Hello again good people and welcome back to the blog. I was clicking my way through ebay this week and realised I needed someone who might consider themselves a bit of a Clash historian and/or autograph expert. In addition to the numerous Clash t-shirts that seem to be coming out of storage or in some cases dusty bottom drawers I’m also seeing a huge rise in the number of posters finding their way online.
While a vintage t-shirt isn’t really something you can wear and expect it to last that long, a well preserved and framed poster is that much more appealing. It’s annoying to see some posters that I remember sitting in record shops now fetching big money, bloody hindsight eh? There are a number of concert and record promo posters currently on ebay which I thought we’d take a look at and if any of you have a valid way of knowing what’s legitimate please let me know, let’s assume all are for now.
Online auctions have become the easiest way to collect punk era memorabilia if that’s your thing but unfortunately there are a number of frauds there too so be careful. If you’re ever considering a large purchase send it over to the blog first as chances are a reader of the blog can validate the item for you, for example steer well clear of the red felt tip written ‘early setlists’ (Screen on The Green etc) that seem to magically keep popping up on ebay. On to the posters then which range from the magnificent to the almost affordable, most as best I can tell are the real thing:
1976 Screen on The Green promo poster – The Sex Pistols, The Clash, Buzzcocks – $2,000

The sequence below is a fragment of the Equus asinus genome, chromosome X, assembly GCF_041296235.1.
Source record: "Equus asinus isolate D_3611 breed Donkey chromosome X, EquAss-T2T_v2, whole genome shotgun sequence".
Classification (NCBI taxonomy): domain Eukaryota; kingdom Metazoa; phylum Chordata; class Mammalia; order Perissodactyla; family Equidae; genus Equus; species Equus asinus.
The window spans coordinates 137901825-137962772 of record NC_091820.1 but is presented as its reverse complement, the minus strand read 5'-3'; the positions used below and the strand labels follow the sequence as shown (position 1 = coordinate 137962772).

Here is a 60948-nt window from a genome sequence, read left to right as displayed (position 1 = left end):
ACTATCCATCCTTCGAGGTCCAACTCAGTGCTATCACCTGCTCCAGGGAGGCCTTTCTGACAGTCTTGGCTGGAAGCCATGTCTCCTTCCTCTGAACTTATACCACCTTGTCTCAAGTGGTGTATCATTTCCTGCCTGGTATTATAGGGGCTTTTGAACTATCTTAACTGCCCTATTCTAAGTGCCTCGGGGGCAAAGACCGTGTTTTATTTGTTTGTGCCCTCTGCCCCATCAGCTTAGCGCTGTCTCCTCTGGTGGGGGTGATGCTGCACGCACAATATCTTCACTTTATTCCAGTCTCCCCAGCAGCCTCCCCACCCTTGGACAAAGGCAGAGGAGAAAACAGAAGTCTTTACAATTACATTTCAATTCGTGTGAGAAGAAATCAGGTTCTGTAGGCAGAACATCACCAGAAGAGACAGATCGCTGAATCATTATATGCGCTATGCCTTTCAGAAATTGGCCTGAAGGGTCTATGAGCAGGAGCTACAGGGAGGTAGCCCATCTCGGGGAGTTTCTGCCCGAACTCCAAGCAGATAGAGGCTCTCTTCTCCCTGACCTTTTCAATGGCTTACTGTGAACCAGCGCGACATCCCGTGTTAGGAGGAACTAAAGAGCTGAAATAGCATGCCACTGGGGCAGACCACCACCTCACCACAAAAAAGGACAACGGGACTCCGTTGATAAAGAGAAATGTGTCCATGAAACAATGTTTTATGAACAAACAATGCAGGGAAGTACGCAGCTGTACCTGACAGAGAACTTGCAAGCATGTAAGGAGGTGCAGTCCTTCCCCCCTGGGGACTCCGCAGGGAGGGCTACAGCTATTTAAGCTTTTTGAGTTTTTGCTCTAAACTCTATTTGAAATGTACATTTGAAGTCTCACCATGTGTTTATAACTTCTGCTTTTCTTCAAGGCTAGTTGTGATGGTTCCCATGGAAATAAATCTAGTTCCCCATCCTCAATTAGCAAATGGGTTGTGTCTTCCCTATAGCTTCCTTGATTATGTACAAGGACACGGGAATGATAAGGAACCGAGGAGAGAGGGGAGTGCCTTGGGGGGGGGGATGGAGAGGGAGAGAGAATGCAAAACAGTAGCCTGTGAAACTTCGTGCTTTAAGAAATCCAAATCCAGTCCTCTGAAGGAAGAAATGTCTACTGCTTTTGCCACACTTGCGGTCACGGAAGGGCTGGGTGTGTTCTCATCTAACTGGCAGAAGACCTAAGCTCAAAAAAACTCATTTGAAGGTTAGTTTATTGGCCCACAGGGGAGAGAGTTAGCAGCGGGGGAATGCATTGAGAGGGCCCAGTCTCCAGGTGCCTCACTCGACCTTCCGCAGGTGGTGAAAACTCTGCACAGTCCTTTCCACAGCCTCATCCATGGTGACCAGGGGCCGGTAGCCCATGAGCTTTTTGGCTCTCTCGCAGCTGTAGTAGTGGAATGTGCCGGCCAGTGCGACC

1980 London Calling original promo poster – $1,449
1999 Joe Strummer & The Mescaleros – Rock Art promo poster, autographed by Joe Strummer – $626
1977 The Clash at Manchester Electric Circus poster – $500
1982 The Clash Combat Rock Tour Detroit – $399
1988 Joe Strummer & Latino Rockabilly War Liverpool - $299 (there are a few of these knocking about)
1982 Combat Rock – Epic promo poster – $250 (many of these online all the time, shop around)
1991 The Clash on Broadway promo poster – $150
1977 The Clash NME Cover framed (Lester Bangs feature) – $106 (might do better bulk shopping for old NMEs)
1980 Rude Boy promo poster – French – $90
1980 The Clash in Hamburg – $75 (perhaps the most inconsistently priced poster the last year or two, always on ebay)
1980 Rude Boy promo poster – Yugoslavia – $50 (novelty value but rather cool if in part to see Joe listed as Dzoe Stramer)
Got a favourite? What is on your walls? I’ll focus on the less expensive end of the poster market next time.
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Good Sunday morning and I hope all is well with you. I noticed it’s sunny and warm in England it’s also Glastonbury this weekend, a sure sign that the end of the world might be approaching. It seemed the buzz last night was the appearance of a famous old English band who haven’t made a good album since the age of the 8-track, amazing what longevity will do for you. Not to be a spoilsport but I just can’t share the excitement for a band who represent a time long before mine. I also wanted to thank you for the giant outpouring of good wishes to Mick Jones earlier in the week to mark his 58th birthday, I don’t know if he read them but I’ll encourage others to get him to do so – some great messages in there too so thank you all for taking part.
Mick celebrated his birthday that evening in Acton and I’ve got some photos to share from that – just sorting out the details but expect those soon.